Long Street business owners are banding together to make the popular night spot safer.
This as a group of about a dozen businesses are funding dedicated law enforcement officers for the street.
Randolf Jorberg, a business owner and chairperson of the Long Street Business Owners Association – which is in the process of being established, says the “rent-a-cop” officers have already brought improvements.
“It’s a big change. Already some of the hotspots have shown improvement,” he says.
“We’re looking forward to the long-term implications.”
Long Street is quite possibly the city’s most popular after-hours entertainment destination as it draws tens of thousands of people, particularly over the weekend, says Muneeb Hendricks, safety and security manager of the Cape Town Central City Improvement District (CCID).
“As you would find in many cities across the globe, areas such as these can become easily prone to opportunistic criminal activity – from pickpocketing to the selling of illegal drugs.
“The incidents that occur in Long Street are mostly bylaw contraventions which fall outside the powers of a normal security officer, such as the public safety officers deployed by the CCID,” he says.
These include drinking in public, illegal dumping and aggressive begging.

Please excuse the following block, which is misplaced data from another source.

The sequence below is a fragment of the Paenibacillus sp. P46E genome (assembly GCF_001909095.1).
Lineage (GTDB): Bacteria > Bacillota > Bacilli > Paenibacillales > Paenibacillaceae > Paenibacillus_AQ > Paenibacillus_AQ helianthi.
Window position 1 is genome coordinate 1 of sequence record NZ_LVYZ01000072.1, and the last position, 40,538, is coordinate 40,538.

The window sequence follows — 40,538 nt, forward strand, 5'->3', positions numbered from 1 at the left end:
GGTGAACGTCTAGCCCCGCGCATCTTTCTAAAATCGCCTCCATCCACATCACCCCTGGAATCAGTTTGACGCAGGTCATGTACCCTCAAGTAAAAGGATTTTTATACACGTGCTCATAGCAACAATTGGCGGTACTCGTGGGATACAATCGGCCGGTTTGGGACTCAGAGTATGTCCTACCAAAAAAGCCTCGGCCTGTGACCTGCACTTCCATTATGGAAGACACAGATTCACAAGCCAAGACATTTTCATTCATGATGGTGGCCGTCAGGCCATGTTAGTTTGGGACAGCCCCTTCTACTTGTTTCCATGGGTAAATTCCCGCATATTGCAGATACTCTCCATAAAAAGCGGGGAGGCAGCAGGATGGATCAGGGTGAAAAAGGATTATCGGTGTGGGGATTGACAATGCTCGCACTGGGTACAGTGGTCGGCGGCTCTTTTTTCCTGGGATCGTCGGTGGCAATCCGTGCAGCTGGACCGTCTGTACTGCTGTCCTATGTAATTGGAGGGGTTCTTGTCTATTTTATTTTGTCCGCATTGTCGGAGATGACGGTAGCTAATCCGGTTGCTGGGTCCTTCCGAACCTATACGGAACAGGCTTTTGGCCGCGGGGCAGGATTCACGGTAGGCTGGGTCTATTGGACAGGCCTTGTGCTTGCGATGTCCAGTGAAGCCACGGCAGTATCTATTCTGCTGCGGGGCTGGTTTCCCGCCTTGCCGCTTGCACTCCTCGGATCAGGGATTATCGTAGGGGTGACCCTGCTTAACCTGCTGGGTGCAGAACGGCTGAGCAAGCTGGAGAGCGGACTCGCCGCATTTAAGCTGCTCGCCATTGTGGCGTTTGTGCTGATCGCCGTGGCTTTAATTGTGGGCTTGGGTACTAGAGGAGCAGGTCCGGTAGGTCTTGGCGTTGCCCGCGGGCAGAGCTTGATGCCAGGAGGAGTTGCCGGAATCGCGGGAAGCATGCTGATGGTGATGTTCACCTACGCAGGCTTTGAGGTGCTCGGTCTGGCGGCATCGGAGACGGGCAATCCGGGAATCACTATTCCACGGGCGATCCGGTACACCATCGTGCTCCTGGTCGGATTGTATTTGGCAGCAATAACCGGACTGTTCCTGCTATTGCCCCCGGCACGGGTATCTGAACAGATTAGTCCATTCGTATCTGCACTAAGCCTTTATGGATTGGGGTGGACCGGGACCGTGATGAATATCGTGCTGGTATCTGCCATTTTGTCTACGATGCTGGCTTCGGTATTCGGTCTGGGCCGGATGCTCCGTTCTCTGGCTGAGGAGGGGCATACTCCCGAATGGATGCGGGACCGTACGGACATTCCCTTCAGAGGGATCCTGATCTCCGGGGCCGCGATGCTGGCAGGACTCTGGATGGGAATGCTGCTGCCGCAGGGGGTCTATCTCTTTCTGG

“The aim is to inculcate a culture of law abidance to the minor offences and in doing this one automatically minimises the more serious offence,” Hendricks says.
The rent-a-cop project will contribute to a visible law enforcement presence, Hendricks believes.
“Additional law enforcement will assist to up the level of visibility on street level, boosting the confidence of partygoers in terms of their safety, while at the same time making possible criminals think twice about attempting crime,” he says.
Law enforcement members also have the authority to issue fines, so they are able to regulate traffic, deal with non-compliant parkers and issue fines to sedan taxis that are not abiding by the Road Traffic Act.
They are also able to conduct stop and search operations, searching for dangerous weapons and stolen items, Hendricks explains.
Jorberg hopes that with the establishment of the association, members will commit to funding the law enforcement officers on a permanent basis.